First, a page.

How about this. Capture the running order at the end of every 25 laps and award points just as if it was the end of the race. Sure, at the end of the year we’d be dealing with drivers amassing a hundred thousand points and basically it would inflate everything, but that would guarentee that there would be a reason to race hard every lap. You see, unless the driver is an idiot, there is no reason to race hard until the end because that is the only time points are awarded. And, given the wave around, lucky dog, double file restarts, and multiple GWC there is no reason to. The end is a crapshoot and as long as you are still running you have the chance of a great finish.
    For example, look at Jeff Gordon and Mark Martin yesterday. They both were good enough to stay on the lead lap where many other cars lost a lap along the way. At one time there were only about 20 cars on the lead lap. Yet somehow, they finished 32nd and 29th respectively because all the cars that sucked or had problems were given an easy way to get back on the lead lap. What’s the point, it all comes down to a crapshoot at the end.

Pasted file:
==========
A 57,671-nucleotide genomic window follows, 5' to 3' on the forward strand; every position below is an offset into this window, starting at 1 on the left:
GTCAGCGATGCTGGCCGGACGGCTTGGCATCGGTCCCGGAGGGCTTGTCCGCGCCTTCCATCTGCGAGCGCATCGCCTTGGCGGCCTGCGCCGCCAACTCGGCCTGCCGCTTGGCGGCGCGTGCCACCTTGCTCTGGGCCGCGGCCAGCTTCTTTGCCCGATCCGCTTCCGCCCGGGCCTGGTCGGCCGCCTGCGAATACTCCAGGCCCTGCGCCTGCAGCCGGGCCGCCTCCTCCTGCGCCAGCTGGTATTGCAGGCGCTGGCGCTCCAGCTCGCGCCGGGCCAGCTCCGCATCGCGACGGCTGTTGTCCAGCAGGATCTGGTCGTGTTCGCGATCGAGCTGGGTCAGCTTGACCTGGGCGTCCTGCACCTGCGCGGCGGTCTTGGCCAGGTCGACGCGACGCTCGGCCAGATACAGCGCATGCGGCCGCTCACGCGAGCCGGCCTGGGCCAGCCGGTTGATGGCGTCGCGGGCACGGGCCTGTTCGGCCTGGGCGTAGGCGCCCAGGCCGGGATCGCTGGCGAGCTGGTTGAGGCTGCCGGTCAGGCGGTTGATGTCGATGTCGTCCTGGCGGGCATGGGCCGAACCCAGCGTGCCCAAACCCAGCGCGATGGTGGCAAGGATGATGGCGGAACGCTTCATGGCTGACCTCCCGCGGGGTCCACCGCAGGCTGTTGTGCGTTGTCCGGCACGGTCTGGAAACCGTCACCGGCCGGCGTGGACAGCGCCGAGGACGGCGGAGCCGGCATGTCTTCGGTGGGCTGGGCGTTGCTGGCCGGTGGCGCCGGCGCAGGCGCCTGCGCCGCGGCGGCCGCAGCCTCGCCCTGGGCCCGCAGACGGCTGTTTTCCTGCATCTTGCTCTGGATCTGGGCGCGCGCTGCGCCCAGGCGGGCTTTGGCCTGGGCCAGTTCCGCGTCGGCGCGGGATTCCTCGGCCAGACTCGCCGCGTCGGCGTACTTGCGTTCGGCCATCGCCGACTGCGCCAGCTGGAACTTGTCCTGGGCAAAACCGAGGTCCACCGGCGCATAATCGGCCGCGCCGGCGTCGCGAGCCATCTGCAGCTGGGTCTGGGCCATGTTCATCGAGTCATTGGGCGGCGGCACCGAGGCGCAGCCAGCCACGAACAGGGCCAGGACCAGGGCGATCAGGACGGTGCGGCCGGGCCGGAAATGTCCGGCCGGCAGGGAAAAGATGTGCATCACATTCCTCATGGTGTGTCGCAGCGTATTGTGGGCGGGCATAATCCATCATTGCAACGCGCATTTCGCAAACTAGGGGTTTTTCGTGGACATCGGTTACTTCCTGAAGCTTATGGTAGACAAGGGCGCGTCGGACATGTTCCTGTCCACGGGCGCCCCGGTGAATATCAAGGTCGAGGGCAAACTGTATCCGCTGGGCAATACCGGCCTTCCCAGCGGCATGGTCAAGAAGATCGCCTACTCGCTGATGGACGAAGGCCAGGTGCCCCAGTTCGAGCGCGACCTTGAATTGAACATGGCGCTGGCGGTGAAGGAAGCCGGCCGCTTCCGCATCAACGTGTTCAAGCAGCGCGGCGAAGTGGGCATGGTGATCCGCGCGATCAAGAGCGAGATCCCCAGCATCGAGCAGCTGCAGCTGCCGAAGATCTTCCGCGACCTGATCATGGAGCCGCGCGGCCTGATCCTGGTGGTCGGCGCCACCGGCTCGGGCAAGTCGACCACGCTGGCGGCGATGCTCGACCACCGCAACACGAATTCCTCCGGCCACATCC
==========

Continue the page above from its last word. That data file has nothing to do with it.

6. gopapa Says:
    June 7th, 2010 at 12:47 pm

    Just another race to prove that the second date at Pocono should be reduced to 400 miles.

  7. Charles Says:
    June 7th, 2010 at 1:59 pm

    Bill B

    I would just like a simple format, just pay one point per lap, total up at the end, give the winner a small bonus!

    That way if they want to win the Nascar Point title, they will have to put a premium on leading and leading in the early parts of the race!!!!

    Racing should be about exchanging or passing for the lead!!!!!!!! Not like a movie sitting hours just to see the drama play out at the end!

    Would love to at least see them experiment with this at some of the tracks which have a past history with the least amount of lead changes!!!!

  8. midasmicah Says:
    June 7th, 2010 at 8:01 pm

    I’ll tell you how bored I was and I normally don’t go this far. With about forty laps to go I decided to go to an AA meeting instead. It was that boring. And the endings are contrived. I guess I missed a frantic ending.

  9. mkrcr Says:
    June 8th, 2010 at 8:59 pm

    My guess is that the debris cautions and contrived “excitement” at the end of the race are so predictable that even Vegas wouldn’t give odds.
    Keep coming back, Midas.

Comments